VEDIC, BUDDHIST AND JAIN TRADITIONS
of Cosmological Ideas in Vedas
is an important aspect of ancient Indian thinking and wisdom. Vedas,
the towering monuments of human race contain some important ideas on
cosmology. Before attempting to examine the cosmological insights revealed
in the Vedas, let us examine
some of the modern scientific theories on the origin of the universe.
modern views of cosmogony are summarised by Richard J. Ordway (1971) in
his book Earth Science. Kuiper's
'protoplanet hypothesis' in a
way is a modification of the 'nebular hypothesis' of Kant and Laplace. The
latter presupposes a great cloud of slowly rotating hot gaseous material
as the starting point of the universe. As this cloud cooled, it shrank and
rotated more rapidly. The cloud got gradually compressed at polar regions
into a lens-shaped disc which gradually left off masses of gases which
cooled down first to a liquid state and then to solid state, giving rise
to planets. If this hypothesis were to be valid, the gases should disperse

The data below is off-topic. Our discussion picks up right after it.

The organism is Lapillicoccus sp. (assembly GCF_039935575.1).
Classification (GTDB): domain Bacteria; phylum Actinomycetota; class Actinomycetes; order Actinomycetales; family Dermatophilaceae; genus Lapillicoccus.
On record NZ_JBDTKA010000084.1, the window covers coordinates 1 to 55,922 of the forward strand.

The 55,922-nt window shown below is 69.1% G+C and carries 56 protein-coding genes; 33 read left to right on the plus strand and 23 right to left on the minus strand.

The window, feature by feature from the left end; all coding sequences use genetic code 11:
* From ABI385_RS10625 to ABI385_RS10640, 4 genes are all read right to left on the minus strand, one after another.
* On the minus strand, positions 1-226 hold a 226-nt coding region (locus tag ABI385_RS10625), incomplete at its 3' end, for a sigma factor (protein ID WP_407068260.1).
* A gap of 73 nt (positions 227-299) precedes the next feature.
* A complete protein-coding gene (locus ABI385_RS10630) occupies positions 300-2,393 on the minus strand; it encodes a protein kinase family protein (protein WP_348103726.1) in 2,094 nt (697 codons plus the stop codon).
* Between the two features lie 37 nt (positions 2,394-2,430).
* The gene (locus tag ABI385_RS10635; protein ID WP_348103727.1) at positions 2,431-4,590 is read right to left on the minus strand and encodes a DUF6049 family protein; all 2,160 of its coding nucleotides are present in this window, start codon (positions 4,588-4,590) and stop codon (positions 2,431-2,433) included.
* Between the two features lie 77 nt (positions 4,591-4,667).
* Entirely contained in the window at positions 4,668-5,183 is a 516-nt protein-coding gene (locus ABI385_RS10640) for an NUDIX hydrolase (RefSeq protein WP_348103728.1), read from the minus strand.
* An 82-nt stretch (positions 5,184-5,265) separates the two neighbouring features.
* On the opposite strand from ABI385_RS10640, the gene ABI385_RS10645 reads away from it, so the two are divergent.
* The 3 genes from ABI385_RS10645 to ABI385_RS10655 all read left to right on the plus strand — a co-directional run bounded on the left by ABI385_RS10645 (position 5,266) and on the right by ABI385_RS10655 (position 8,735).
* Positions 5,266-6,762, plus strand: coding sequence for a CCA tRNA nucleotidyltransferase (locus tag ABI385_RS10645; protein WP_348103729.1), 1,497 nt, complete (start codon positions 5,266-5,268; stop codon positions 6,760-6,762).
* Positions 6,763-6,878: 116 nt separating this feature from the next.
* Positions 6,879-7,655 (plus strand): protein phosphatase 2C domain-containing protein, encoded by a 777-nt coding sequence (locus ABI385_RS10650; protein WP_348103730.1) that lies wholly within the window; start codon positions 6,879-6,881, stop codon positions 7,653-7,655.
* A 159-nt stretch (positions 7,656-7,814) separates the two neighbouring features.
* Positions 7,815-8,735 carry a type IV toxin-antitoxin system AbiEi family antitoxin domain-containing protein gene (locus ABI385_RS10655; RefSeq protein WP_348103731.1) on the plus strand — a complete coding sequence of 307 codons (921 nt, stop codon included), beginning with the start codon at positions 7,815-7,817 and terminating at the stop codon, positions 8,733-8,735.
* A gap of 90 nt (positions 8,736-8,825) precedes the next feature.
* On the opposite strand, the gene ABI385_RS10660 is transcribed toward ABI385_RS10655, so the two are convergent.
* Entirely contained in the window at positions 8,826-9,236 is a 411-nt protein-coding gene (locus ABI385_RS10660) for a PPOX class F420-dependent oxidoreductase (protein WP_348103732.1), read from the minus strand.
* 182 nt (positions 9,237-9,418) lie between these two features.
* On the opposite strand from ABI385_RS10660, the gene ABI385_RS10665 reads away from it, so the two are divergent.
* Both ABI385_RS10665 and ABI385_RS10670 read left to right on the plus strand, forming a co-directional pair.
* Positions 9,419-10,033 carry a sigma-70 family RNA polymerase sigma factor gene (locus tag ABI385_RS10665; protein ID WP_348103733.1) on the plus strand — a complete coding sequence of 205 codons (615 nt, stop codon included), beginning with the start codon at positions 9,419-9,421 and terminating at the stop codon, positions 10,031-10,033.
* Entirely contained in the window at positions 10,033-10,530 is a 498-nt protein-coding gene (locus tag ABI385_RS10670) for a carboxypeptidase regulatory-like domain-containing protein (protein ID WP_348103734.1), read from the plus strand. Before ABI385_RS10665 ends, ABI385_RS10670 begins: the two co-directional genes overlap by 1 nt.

instead of collecting into planets; the sun should be rapidly spinning and
all satellites should be
revolving in the west-to-east direction. This
and a number of other theories like the 'binary star hypothesis'
unsuccessfully attempted to explain cosmogony. According to Kuiper's 'protoplanet hypothesis', the solar system originated from a hot
gaseous cloud or nebula, perhaps one-tenth as massive as the sun, that
surrounds a large dark central mass that would subsequently form into a
star. As the nebula contracted, and flattened, it becomes unstable, and
divided into a number of separate clouds
of 'protoplanets'. Solid particles accumulated into a central core in each
protoplanet and became surrounded by a very large gaseous envelope. The
composition of the nebula was chiefly hydrogen, with some helium, and 1 to
2 per cent of heavier elements. The protoplanets were of different sizes,
but all were far larger and more massive than the present planets. The
satellites were also formed in a similar manner, but they were relatively
closer. The rotation of the protosatellites was slowed down by tidal
friction until they rotated and revolved at the same rate and in the same
direction. Thus they remained spherical and did not subdivide further. The
original nebula rotated in a counter-clockwise direction. The tidal
attraction of the sun on the protoplanets stretched them into elongated
shapes and kept their long axes always pointed towards the sun. This made
the direction of rotation the same as the direction of revolution, with
periods of rotation and revolution once equal.
this time the central mass had contracted enough to become a star. As the
sun's temperature rose, its radiations and ejected particles ionized the
gases around it. These gases interacted with the sun's rotation and